Miss Minoes, which becomes available today on DVD, was released to acclaim in the Netherlands in 2001. “It won their equivalent of an Oscar Best Picture and Best Actress” says Ed Arentz. The managing director of Music Box Films, the distribution company that has brought Miss Minoes to the United States, felt it was a classic when he first saw it but was able to acquire the film only recently. “It’s an example of the wonderful European kid/family films that largely go unseen here,” he says. Bringing it to the U.S. “was an effort on our part to reclaim this fairly recent classic.”
Based on the novel Minoes, the film is about a cat who turns into a young woman and befriends a struggling journalist, helping him gather information about a respected town leader who is, in actuality, not the good person he pretends to be. Arentz notes the author, Annie Schmidt, is so revered in the Netherlands that there is a statue to her in Amsterdam.
Arentz says he has watched the movie two or three times – notable for someone who says, “I rarely watch a movie more than once.” Miss Minoes “has something of wider value than just for cat-nuts,” he adds, describing the lead performance by Carice van Houten as “Audrey Hepburn-esque as she clambers over rooftops in her green skirt and high heels.”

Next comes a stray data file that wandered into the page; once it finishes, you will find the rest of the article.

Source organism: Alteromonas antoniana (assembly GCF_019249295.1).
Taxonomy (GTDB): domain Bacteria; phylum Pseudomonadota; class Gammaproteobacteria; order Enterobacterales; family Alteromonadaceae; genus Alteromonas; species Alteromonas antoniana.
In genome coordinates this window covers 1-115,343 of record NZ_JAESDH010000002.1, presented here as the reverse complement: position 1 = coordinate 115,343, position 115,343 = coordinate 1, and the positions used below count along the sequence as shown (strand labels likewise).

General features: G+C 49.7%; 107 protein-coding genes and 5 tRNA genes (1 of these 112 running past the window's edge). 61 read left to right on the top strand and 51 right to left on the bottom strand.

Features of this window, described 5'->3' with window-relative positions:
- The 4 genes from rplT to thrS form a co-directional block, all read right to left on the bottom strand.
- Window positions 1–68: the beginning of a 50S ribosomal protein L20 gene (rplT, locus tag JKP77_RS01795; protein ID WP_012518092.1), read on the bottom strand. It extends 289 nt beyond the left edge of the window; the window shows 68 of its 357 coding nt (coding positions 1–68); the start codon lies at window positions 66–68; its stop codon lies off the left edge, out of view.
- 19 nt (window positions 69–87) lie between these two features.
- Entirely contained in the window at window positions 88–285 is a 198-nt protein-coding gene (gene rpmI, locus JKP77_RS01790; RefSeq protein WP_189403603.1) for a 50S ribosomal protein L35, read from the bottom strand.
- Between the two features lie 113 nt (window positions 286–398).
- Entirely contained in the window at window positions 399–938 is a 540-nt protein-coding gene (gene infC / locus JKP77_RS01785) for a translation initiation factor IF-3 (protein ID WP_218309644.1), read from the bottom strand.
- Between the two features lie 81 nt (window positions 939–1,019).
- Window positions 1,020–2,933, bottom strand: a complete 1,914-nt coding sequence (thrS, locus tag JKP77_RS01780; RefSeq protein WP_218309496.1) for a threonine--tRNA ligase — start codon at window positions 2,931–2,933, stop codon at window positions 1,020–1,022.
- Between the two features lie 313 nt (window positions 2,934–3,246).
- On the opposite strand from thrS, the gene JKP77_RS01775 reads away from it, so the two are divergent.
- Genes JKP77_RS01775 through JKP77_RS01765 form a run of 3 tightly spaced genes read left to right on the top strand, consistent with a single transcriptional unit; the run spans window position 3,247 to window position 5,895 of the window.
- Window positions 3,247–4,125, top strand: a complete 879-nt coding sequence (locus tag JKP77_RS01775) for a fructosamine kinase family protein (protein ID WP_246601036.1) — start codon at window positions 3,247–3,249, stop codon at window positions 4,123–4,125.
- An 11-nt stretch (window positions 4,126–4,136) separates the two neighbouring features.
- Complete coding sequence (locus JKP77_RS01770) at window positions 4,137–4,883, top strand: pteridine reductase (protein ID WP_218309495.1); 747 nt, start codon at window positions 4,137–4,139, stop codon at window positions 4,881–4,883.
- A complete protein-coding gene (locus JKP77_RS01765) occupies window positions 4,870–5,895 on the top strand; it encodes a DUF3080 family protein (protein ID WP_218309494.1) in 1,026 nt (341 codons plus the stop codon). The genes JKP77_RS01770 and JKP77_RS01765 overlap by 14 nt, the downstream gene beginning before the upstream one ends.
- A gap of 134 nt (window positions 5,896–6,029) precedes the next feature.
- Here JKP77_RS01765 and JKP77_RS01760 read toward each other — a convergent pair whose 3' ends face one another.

And all the cats … “I thought at first they were animatronics,” Arentz recalls. But they are real cats, highly trained. Although, he shares, “I saw out-takes where they didn’t hit their mark. It was pretty funny.”
The dubbing is another attribute Arentz feels was well-done. With British dubbing, the characters’ British accent adds an exotic aspect. “It’s a more storybook quality – not something that happens just down the street,” he says.
“The main challenge was creating a new digital version from the camera negative,” Arentz says. He notes that, in the decade since Miss Minoes was made, there have been a lot of changes in how films are presented. “We went back to the original camera negative with the producers, did an HD digital master and then created the DVDs.”
Arentz refers to Miss Minoes as a reclamation project, in a sense. “It’s part of our programming strategy to obtain ‘art-house’ films for kids – universal stories that happened to be produced in Europe,” he says. He expects it to be “one of those ’sleeper’ cult films that parents and children discover” and that are passed along to the next generation.
Arentz also spoke with KIDS FIRST! as a guest on our Coming Attractions radio show.
Released theatrically in some U.S. cities last Christmas season, Miss Minoes comes out today, June 12, on home video DVD and, simultaneously, is available on Internet downloads and cable Video on Demand.
Photos: Miss Minoes poster (top), Ed Arentz (middle), Carice van Houten as Miss Minoes (bottom)